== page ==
“The big problem with any spacecraft,” says Brown, “is that they’re already old when you launch them,” meaning the design is locked in at the beginning of the years-long assembly process. “They started building [Gaileo] in 1977, but it wasn’t done for another 15 years.”
New optics on the Keck have sharpened the telescope’s vision considerably, and when Brown and his colleague Kevin Hand, of NASA’s Jet Propulsion Laboratory, looked at Europa anew, they were at last able to tease out information showing that the salt on the surface is magnesium sulfate. The naïve—and disappointing—assumption would be that the material must have bubbled up from the water below, and that the oceans are rich in sulfur. The picture, however, was more complex than that. Magnesium sulfate is found only on one side of the moon—the side that faces Io, which means that the sulfur is coming from that moon’s volcanic exhaust, and is not native to Europa at all.
That doesn’t suggest the Europan ocean is salt-free. Indeed, it must be salty because the moon has a magnetic field, which means it has to be electrically conductive, something that fresh water isn’t and salt water is. And since magnesium sulfate salt is ruled out, that leaves sodium chloride—good old-fashioned sea salt—as the next best choice. At least that’s the inevitable—if yet unproven—deduction. “We haven’t actually detected either chlorine or sodium chloride,” says Brown, “so this is still a speculation.”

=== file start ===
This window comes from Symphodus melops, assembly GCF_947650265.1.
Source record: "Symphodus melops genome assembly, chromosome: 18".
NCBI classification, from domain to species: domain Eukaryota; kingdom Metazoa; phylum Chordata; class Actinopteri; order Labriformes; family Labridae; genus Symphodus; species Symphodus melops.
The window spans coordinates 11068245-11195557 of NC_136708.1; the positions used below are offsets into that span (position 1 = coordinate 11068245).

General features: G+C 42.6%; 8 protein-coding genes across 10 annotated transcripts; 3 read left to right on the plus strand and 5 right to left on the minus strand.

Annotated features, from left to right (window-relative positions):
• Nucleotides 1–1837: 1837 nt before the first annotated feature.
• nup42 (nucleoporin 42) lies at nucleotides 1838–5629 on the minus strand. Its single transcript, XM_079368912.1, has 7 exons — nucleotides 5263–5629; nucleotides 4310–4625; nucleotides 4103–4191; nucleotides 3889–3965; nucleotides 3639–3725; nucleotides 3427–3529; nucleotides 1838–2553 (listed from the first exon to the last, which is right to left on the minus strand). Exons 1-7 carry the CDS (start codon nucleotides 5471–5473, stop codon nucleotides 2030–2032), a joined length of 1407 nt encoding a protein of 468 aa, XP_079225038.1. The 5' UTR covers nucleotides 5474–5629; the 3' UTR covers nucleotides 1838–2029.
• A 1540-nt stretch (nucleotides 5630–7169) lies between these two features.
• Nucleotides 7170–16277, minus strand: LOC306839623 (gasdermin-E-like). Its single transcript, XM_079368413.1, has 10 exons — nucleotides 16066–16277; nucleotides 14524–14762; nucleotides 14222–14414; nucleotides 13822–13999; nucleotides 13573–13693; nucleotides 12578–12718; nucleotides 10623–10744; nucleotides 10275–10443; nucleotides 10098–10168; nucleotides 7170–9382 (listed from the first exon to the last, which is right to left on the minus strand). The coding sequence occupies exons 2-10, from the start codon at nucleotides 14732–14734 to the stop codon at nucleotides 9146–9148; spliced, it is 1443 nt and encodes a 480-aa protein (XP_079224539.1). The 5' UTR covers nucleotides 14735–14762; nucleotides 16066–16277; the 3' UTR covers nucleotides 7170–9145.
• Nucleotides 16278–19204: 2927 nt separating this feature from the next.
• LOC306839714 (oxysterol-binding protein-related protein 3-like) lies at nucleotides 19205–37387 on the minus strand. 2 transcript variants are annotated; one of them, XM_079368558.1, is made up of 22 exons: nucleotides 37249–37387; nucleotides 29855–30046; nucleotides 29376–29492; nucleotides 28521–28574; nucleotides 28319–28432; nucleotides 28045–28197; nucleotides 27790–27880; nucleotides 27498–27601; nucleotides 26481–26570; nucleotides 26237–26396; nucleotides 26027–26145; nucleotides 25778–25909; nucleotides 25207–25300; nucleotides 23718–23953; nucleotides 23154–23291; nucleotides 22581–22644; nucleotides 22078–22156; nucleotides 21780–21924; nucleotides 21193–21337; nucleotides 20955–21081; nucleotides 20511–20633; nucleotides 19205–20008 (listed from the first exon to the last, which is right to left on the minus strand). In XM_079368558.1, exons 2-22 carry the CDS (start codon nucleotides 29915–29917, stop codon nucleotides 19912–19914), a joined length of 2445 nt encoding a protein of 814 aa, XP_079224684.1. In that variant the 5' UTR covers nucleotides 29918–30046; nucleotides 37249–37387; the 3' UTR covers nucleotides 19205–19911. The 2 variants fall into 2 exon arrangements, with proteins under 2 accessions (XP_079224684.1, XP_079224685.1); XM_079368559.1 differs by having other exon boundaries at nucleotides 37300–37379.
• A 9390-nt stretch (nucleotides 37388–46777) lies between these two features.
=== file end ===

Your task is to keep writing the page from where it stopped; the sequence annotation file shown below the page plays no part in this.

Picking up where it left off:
Still, it’s a speculation with big implications. The fractures on the surface have always suggested that the water in the ocean is not entirely trapped by the crust, but instead bubbles up and back down, with the chemistry of the ice above and the water below commingling. It’s statistically inevitable that Europa has been bombarded by many comets during its long lifetime, and since comets are known to contain carbon-based organic compounds, the oceans would be laced with the stuff too, rounding out the recipe for biology.
“I’m not an expert on life,” says Brown. “But I do know that if you dip a net in the ocean here, you’re bound to pick up something.” Even if you could not get your net two miles deep into the Europan ocean, simply sampling the surface ice would tell you a lot. “You could just land on the surface, dig up a scoop, and know what the chemistry of the ocean really is,” says Brown.
That kind of hands-on study is not likely to happen soon; even a robot lander would be too ambitious (read: too expensive) for the current NASA. Instead, the agency is thinking about a probe called the Europa Clipper, which would orbit Jupiter and make flybys as little as 10 miles above the Europan surface. Armed with far better instruments than Galileo’s vintage electronics, it would nail down the chemistry on the moon’s surface. If that chemistry is life-friendly, the case for a lander would be much stronger—and perhaps irresistible. We’ve never before encountered seawater, after all, that didn’t have at least a little something swimming around in it.